The study from the National Institute for Occupational Safety and Health (NIOSH) found salaried workers fared much better than hourly workers, and all-cause mortality was below expectations for them despite increased malignancies in blood, bone marrow, spleen, lymph nodes and thymus cells.
Hourly workers weren’t so lucky, according to the study. They had above-average cancer mortality rates in comparison to the rest of the U.S. population, but tests only provided evidence for a connection between hourly workers and intestinal cancer.
Previous studies also found a link between non-malignant respiratory disease and exposure to radiation, but the NIOSH study found no such connection. The discrepancy could be due to “improved exposure assessment, different outcome groupings and extended follow-up” in the NIOSH study, according to the study’s abstract.
The NIOSH study followed 6,409 workers who were employed at Fernald for at least 30 days between 1951 and 1985, following them through 2004.
Fernald was initially surrounded by controversy in 1984 when it was revealed that it was releasing millions of pounds of uranium dust into the atmosphere, causing radioactive contamination in surrounding areas. The controversy was elevated when Dave Bocks, an employee at the factory, mysteriously disappeared and was later found dead at a uranium processing furnace. Some suspected Bocks was murdered for allegedly being a whistleblower, but no evidence of foul play was ever officially recorded.
Remember when we blogged a couple of weeks ago about how Greater Cincinnati has some of the worst air pollution in the nation? Yep, the American Lung Association's report, "State of the Air," gave us an "F" for ozone pollution, a "D" for 24-hour particle pollution and a "fail" for year-round particle pollution. That put us at the 10th worst spot in the country for year-round particle pollution and 14th worst for ozone pollution.
Solar and wind energy provider Pear Energy, which currently operates in all 50 states, released yesterday its "Dirty Dozen" compilation, a list of the 12 utility providers emitting the greatest carbon dioxide (CO2) emissions, a type of greenhouse gas. CO2 emissions, of course, are the gunk released into our atmosphere when we burn fossil fuels like gas, coal or oil. Excess CO2 in our atmosphere is directly linked to global warming.
Coming from a company that wants to sell you energy itself, it's good to approach the list with a little skepticism, but the methodology seems transparent; according to the website, all rankings were determined by total CO2 emissions in 2010 of power producers with retail operations that have carbon intensities above the national average emissions rate (stats were sourced from Environmental Protection Agency data).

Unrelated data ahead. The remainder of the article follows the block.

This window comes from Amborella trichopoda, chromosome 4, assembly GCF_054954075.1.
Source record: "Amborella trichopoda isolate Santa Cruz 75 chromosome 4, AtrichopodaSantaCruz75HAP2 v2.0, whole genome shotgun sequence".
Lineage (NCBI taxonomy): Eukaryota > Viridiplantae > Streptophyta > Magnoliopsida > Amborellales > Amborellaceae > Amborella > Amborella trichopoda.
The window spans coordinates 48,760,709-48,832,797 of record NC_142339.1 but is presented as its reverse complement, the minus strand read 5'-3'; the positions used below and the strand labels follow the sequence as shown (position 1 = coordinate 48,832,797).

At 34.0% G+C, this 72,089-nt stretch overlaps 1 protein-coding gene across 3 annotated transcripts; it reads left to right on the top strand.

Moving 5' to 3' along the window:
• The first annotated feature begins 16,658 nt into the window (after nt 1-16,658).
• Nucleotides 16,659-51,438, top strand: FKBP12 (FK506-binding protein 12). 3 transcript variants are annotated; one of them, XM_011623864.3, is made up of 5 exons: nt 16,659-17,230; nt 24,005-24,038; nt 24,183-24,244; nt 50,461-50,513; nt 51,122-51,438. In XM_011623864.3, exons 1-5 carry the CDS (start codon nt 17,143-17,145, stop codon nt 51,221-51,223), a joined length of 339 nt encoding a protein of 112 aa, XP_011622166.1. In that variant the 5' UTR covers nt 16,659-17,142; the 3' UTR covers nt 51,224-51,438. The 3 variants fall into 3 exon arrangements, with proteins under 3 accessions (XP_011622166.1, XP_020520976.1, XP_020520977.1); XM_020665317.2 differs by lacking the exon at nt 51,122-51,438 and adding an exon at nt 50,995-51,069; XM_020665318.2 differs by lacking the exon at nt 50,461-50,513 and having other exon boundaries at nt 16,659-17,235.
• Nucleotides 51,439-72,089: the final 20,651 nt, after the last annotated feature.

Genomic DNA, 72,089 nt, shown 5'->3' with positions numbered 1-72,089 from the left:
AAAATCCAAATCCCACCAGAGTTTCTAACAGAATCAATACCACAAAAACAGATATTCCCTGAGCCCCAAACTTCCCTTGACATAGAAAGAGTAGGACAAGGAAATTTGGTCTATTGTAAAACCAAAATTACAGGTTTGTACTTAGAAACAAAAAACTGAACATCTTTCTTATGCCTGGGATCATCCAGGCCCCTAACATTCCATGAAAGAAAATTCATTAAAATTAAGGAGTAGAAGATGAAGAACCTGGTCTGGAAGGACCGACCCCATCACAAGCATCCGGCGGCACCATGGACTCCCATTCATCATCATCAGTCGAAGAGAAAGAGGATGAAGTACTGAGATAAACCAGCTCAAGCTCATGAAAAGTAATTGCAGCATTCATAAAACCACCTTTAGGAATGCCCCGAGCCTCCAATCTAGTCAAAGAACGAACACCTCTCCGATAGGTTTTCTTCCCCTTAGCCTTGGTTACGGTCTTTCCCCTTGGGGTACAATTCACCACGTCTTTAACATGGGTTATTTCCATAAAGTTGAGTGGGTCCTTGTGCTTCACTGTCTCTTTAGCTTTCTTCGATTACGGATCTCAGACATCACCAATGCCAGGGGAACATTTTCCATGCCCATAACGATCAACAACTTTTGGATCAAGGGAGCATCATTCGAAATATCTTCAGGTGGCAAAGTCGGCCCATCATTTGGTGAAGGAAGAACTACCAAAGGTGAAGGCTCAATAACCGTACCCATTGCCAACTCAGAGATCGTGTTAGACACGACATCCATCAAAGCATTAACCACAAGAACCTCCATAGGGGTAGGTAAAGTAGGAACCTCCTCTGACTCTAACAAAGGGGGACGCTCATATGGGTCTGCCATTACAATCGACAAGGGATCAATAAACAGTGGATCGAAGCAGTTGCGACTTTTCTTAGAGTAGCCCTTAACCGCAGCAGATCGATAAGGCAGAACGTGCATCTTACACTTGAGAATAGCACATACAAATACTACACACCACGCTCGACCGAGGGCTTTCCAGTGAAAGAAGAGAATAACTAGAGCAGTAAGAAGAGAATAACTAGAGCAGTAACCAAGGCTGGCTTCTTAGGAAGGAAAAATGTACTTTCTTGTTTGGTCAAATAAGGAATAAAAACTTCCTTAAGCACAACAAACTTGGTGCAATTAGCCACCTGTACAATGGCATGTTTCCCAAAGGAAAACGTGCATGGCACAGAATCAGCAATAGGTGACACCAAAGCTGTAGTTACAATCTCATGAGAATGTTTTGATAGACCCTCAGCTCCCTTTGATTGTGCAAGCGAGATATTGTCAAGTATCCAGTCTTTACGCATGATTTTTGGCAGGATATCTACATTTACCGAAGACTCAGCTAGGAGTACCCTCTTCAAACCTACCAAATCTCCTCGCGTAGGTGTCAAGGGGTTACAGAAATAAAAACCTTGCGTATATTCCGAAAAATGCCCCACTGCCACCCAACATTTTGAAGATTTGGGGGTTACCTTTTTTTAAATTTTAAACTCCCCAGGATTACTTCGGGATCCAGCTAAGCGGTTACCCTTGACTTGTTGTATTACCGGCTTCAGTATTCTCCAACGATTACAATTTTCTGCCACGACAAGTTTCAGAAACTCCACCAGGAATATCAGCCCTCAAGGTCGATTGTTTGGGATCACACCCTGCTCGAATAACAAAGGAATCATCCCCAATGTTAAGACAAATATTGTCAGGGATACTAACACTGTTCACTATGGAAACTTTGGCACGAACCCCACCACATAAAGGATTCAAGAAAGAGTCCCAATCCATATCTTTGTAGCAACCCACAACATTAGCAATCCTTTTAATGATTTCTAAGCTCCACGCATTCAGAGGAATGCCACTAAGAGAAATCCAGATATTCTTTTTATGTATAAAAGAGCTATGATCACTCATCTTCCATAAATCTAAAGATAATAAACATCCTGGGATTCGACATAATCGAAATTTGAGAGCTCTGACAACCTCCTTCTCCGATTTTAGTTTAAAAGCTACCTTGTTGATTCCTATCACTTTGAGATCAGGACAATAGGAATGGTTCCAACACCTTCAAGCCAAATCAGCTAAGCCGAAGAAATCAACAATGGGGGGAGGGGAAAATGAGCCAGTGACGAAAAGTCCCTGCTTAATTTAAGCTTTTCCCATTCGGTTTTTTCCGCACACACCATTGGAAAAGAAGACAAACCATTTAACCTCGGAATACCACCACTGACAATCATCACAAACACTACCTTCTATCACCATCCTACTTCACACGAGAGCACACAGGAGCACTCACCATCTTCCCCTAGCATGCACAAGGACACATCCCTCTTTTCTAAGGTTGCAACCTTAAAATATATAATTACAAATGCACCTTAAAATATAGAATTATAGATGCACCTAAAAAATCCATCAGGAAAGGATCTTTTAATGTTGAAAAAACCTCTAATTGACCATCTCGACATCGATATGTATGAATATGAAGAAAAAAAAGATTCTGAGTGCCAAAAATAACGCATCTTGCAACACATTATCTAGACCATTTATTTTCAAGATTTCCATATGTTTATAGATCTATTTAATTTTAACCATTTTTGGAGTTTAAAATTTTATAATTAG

While Duke Energy was pinpointed as the nation's worst offender, several other Ohio energy providers also earned accolades, including American Electric Power (No. 2), NRG (No. 8) and First Energy (No. 11).
First Energy is the utility provider that in 2012 partnered with Duke Energy locally to bring Cincinnati an electric aggregation program, allegedly useful for both lowering electricity rates and increasing use of renewable energy sources with group buying power. Last month, CityBeat covered allegations that First Energy was focused on weakening energy efficiency standards under Ohio's Clean Energy Law, supposedly to protect prices from shooting up for its customers.
A forum is planned to question Cincinnati City Council candidates on issues involving “green” building techniques, making the city more sustainable and other environmental topics.
The event, which is free and open to the public, is scheduled for 6 p.m. Oct. 12 in the rear stage area at the Northside Tavern, 4163 Hamilton Ave. Before the forum begins, a networking session with candidates will be held at 5 p.m.
City Ordinances in Covington, KY require every residential rental property in the city to be equipped with “at least one approved carbon monoxide alarm in operating condition within 15 feet of every room that is used for sleeping purposes.”
As part of CityBeat's continuing election coverage, we’ve once again sent a questionnaire to the non-incumbent Cincinnati City Council candidates to get their reactions on a broad range of issues.
Nine of the 14 non-incumbents chose to answer our questions. Others either didn’t respond or couldn’t meet the deadline.
During the next few weeks, we will print the responses from the non-incumbents to a different topic each time.
Today’s question is, “What is your stance on the city's Environmental Justice Ordinance? Should it be retained or repealed?”